Haunts The Spaces In The Poems By Revisiting Them | Interview with Andy Armitage
Andy Armitage is a poet and editor from Leeds, West Yorkshire. He won First Place in the Leeds Museum Poetry Competition (2017), was Highly Commended in the York Literature Festival Competition (2018) and Commended in the Elmet Poetry Prize (2018). He has a PhD in English after completing a thesis on the myth in Ted Hughes and Sylvia Plath’s poetry at Victoria University of Wellington (NZ). Some of his articles for the British Library and The Ted Hughes Society are below.
His poetry appears in Strix, Acumen, Riggwelter, The High Window and Dream Catcher in the UK and Poetry NZ, The NZ Listener, Turbine and JAAM in New Zealand. His first chapbook Letters to a First Love from the Future was released by Half Moon Books on 21 July 2018.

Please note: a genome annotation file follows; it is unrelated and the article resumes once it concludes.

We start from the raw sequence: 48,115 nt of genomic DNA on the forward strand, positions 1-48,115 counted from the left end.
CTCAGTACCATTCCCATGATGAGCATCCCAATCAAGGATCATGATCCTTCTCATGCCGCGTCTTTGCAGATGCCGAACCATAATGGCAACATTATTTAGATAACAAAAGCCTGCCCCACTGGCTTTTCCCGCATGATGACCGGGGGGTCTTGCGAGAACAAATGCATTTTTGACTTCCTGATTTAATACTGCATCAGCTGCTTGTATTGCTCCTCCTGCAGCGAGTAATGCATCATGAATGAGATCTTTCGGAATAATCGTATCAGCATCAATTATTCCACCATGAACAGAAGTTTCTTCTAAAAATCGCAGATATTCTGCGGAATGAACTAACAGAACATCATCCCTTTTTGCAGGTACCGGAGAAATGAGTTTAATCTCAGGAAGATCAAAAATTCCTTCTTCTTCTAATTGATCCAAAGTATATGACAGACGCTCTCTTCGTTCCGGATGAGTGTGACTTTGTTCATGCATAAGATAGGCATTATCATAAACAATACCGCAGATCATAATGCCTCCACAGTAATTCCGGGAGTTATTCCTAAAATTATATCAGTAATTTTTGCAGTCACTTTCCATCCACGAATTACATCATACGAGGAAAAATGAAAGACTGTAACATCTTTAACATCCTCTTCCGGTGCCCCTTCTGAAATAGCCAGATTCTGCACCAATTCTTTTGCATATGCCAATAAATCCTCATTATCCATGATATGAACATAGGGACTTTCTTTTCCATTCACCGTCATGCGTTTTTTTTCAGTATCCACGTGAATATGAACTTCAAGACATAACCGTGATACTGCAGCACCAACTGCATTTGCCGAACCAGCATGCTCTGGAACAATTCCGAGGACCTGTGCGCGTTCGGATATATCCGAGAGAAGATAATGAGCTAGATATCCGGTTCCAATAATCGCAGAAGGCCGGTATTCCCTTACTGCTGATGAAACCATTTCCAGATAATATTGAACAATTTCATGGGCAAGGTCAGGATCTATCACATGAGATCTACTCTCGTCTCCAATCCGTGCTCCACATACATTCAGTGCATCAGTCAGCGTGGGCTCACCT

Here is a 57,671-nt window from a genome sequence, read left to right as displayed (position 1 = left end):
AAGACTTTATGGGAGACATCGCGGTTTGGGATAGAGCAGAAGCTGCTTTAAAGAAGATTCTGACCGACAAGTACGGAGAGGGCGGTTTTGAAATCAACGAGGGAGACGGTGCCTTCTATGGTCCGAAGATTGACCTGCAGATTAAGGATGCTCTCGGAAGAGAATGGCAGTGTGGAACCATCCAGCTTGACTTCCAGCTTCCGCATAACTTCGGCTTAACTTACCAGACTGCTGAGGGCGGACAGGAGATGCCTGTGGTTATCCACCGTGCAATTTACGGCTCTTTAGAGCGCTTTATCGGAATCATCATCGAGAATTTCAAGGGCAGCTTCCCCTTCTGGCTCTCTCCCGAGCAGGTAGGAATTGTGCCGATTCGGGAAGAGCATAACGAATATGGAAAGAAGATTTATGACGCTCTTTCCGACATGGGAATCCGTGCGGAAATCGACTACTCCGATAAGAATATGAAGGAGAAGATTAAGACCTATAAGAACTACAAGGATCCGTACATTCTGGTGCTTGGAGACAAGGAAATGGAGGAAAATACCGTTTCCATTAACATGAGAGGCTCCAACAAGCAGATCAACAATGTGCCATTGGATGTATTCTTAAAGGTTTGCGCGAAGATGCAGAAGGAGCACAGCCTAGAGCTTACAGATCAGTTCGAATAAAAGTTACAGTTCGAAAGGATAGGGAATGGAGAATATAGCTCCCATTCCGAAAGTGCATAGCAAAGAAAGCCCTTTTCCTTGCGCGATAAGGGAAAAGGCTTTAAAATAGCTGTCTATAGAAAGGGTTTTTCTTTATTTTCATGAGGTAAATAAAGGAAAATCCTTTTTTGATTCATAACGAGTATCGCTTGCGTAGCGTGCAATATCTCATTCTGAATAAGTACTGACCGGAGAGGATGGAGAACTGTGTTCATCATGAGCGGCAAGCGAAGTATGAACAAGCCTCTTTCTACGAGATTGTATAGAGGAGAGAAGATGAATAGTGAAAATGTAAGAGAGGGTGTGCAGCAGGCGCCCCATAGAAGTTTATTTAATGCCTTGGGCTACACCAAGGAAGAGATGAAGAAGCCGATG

Which poets influenced your work most, specifically your debut collection?
Romalyn Ante described your collection ‘Letters to a first love from the future’ as These beautiful and moving poems, like a special love, will continue to haunt you, long after they have spoken.’ Was this haunting effect something that you were aiming for in the collection?
Your PhD thesis is on the myth in Ted Hughes and Sylvia Plath work. Have they been big influences on your work, if so in what way?
Which poets are you reading at the moment?
What next? Are you working on a second collection?
You can purchase Letters From A First Love Here
Photo by Matt Artz on Unsplash
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